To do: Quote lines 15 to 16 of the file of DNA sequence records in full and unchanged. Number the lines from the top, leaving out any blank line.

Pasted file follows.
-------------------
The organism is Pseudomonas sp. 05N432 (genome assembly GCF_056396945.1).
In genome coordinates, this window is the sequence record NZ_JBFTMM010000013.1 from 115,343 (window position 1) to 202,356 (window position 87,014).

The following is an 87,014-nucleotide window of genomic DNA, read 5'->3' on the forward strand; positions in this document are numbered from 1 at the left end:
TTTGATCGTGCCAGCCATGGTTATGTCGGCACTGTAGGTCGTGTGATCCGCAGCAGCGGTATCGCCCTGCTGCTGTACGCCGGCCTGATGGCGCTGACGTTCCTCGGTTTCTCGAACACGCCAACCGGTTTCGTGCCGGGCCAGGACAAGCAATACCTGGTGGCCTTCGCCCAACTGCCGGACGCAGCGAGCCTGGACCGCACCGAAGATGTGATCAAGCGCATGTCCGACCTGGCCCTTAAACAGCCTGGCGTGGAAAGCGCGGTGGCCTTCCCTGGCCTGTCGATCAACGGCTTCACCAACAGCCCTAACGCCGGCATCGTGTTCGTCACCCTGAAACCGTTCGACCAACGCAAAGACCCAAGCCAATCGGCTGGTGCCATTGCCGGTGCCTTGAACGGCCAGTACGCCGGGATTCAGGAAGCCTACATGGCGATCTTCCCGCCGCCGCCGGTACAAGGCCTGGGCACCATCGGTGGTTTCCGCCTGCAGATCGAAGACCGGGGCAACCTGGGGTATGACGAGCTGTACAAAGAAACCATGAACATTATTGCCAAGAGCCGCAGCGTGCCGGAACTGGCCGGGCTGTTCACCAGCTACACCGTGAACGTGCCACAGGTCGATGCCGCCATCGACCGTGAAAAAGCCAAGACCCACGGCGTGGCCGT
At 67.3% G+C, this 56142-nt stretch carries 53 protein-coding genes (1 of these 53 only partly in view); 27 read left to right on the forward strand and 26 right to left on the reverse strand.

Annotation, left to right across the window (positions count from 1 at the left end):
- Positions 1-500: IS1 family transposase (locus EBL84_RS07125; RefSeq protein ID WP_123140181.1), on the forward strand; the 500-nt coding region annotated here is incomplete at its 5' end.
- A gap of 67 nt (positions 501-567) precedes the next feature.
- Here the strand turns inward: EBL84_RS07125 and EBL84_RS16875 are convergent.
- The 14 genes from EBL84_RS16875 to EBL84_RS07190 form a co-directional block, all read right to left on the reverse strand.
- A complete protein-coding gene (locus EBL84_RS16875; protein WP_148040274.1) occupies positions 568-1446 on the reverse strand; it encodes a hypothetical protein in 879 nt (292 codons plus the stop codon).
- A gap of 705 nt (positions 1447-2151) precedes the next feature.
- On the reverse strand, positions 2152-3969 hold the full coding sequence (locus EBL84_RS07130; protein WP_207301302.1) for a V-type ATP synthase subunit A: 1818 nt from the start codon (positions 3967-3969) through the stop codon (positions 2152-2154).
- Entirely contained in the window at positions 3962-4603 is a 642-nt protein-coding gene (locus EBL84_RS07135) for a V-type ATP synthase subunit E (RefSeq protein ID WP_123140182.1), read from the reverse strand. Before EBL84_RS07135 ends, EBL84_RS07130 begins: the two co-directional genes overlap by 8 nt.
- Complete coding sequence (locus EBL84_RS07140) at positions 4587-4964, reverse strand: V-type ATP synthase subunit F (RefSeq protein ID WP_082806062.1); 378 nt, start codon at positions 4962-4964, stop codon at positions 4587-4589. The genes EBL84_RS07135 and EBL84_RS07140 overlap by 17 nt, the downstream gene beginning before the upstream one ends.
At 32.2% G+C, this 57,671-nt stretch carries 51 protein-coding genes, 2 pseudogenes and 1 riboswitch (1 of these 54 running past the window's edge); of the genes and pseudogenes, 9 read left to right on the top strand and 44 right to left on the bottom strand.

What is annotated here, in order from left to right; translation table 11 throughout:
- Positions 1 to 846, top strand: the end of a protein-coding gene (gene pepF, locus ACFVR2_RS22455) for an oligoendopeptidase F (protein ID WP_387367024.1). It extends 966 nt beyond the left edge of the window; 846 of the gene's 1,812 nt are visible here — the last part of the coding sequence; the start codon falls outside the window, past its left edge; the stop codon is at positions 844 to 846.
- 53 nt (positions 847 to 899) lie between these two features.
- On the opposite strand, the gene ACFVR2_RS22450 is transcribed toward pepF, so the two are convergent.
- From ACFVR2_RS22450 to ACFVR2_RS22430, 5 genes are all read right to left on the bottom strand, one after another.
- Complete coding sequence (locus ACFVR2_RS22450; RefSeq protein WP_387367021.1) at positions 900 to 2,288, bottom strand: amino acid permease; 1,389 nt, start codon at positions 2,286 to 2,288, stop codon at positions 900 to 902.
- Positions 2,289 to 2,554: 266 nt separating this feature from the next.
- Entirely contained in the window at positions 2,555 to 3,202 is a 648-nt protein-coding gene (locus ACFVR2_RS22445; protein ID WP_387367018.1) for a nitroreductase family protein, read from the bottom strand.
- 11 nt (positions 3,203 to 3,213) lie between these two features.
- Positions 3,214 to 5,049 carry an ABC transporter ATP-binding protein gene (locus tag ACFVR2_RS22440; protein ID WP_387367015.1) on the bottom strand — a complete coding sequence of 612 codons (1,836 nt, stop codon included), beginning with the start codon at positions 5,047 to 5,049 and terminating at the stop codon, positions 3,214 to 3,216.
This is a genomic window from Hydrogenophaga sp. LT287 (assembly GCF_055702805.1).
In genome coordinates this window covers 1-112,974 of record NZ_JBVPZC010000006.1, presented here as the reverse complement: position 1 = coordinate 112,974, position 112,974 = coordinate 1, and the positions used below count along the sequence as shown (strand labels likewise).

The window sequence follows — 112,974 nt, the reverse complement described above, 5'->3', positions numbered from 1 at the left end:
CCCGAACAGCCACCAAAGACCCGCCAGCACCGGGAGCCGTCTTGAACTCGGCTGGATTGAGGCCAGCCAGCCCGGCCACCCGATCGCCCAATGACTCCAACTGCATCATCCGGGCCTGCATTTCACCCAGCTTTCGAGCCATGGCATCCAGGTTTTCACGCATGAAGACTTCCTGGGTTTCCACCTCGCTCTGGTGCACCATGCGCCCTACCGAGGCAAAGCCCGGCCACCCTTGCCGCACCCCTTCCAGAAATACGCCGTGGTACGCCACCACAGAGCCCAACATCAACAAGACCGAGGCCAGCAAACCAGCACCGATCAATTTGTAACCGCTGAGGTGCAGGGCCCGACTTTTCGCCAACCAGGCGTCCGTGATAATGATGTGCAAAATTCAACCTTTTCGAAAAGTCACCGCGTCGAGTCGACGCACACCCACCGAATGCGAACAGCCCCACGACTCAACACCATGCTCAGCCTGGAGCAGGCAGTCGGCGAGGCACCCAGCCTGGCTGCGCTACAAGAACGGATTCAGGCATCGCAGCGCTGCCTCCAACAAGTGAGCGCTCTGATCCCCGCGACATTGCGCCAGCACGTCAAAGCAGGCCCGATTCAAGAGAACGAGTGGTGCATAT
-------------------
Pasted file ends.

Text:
- Complete coding sequence (locus EBL84_RS07140) at positions 4587-4964, reverse strand: V-type ATP synthase subunit F (RefSeq protein ID WP_082806062.1); 378 nt, start codon at positions 4962-4964, stop codon at positions 4587-4589. The genes EBL84_RS07135 and EBL84_RS07140 overlap by 17 nt, the downstream gene beginning before the upstream one ends.
At 32.2% G+C, this 57,671-nt stretch carries 51 protein-coding genes, 2 pseudogenes and 1 riboswitch (1 of these 54 running past the window's edge); of the genes and pseudogenes, 9 read left to right on the top strand and 44 right to left on the bottom strand.